7. Invite other slow speeders (cycling, pedestrians) into shared street in a visible and abundant manner
  8. Introduce counterflow cycling (going against main traffic flow)
  9. Anything that favors eye contact (low speeds but also orientation of both parties.
  10. “Real signage” (i.e., the “sign” is not something you read but something communicated by the architecture of the road)
  11. Improve road designs at bus stops
  12. Traffic wardens
  13. Children at Play signs
  14. Publish detailed accident statistics
  15. “Name and shame” in event of accident
  16. Slowth – the many advantages of going slow
  17. Expand participation and leadership role of public health experts


That gives us one for each week of the year. Far from perfect but as an informal brainstorm  it should give our readers a start on this important issue. For more information on any of these specific measures, cagey use of Google and Wikipedia will take you a long way.

But once you have your vision, strategy and the leadership in hand, what you really want to do next is turn to the experts – the leading edge of thinkers and practitioners working with these approaches hands-on.

# # #


Unfortunately there is one more dangerous winkle that still needs to be resolved, and that is speeding by motorised two wheelers. But that will be a topic for another day.


# # #

Eric Britton
13, rue Pasteur. Courbevoie 92400 France

Bio: Founding editor of World Streets (1988), Eric Britton is an American political scientist, teacher, occasional consultant, and sustainability activist who has observed, learned, taught and worked on missions and advisory assignments on all continents. In the autumn of 2019, he committed his remaining life work to the challenges of aggressively countering climate change and specifically greenhouse gas emissions emanating from the mobility sector. He is not worried about running out of work. Further background and updates: @ericbritton | | #fekbritton | | and | Contact: | +336 508 80787 (Also WhatApp) | Skype: newmobility.)

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3 thoughts on “The Psychopathology of the Everyday Driver. Part II: Brainstorming Protective Measures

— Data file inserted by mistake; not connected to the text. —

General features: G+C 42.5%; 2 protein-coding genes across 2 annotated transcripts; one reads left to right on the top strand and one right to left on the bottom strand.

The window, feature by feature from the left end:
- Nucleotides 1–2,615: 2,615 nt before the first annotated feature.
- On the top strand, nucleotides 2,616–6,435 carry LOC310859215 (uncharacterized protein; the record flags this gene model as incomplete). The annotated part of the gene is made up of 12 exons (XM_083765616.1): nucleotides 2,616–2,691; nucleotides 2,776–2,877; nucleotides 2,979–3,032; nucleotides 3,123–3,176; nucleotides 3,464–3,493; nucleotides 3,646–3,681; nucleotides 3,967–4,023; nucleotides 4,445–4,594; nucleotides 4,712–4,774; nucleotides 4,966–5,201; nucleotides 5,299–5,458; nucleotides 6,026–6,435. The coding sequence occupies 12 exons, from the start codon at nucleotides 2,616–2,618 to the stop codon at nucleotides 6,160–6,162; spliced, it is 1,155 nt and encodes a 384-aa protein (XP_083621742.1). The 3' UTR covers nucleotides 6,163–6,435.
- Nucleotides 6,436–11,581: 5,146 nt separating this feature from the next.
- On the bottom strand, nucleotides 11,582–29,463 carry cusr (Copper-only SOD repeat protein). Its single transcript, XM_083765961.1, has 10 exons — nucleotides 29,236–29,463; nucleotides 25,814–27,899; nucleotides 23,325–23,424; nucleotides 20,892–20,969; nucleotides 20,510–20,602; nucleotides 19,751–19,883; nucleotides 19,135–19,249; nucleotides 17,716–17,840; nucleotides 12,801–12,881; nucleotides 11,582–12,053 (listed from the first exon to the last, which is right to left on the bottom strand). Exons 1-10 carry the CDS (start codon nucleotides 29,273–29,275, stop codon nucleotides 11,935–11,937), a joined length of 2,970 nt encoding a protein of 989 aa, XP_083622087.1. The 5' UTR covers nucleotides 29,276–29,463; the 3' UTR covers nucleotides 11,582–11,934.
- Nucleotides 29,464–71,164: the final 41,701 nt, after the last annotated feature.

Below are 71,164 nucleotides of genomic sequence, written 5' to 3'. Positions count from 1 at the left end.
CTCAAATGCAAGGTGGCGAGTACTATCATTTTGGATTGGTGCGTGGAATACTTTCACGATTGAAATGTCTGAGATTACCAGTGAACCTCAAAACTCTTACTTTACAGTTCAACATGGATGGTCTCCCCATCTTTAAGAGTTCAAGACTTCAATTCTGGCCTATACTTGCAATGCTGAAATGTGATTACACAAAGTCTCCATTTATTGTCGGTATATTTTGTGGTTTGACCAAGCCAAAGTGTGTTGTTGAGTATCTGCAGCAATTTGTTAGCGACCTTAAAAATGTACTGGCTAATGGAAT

1. Thanks Chris. Very helpful. I have gone in and taken advantage of your comments.

    But the whole thing gets so long and troubled, that I am afraid we may lose sight of the fact that we have to use some smart combination of all this because “normal measures” will not do the job faced with the high incidences of anti-social behavior in the driving population.

    Or in other words, “people” are not “normal”.

  2. Already in the last century (!), in Sweden and the Netherlands several pilots were conducted with ‘Intelligent Speed Adaptation’. An ISA system consists of a ‘Global Positioning System’
    (GPS) to determine the car’s position, and a CD-ROM, in which the road
    network and its speed limits are stored.
    ISA systems can be distinguished in the way the reaction is given to
    exceeding the speed limit. There are systems that, in one way or the other,
    warn the driver; it is, after all, the driver that determines the speed driven.
    Other systems intervene and limit the vehicle’s speed.
    The system leads to an estimated reduction in accident victims from 25 to 30% in the Netherlands.
    for more information on the trials coducted in Sweden and the Netherlands: report in dutch with a summary in english.

    But it takes time to change our habits, so it was not implemented at a larger scale. But in Australie they tried it too in 2008: The Victorian Government will soon begin testing a device that can electronically slow a car using satellite technology.

    And some news from the UK from 2013: UK fights EU bid to introduce speed limit devices

    As always, there is a lot of resistance against measures to make traffic safer, as there always is a lot of resistance against change.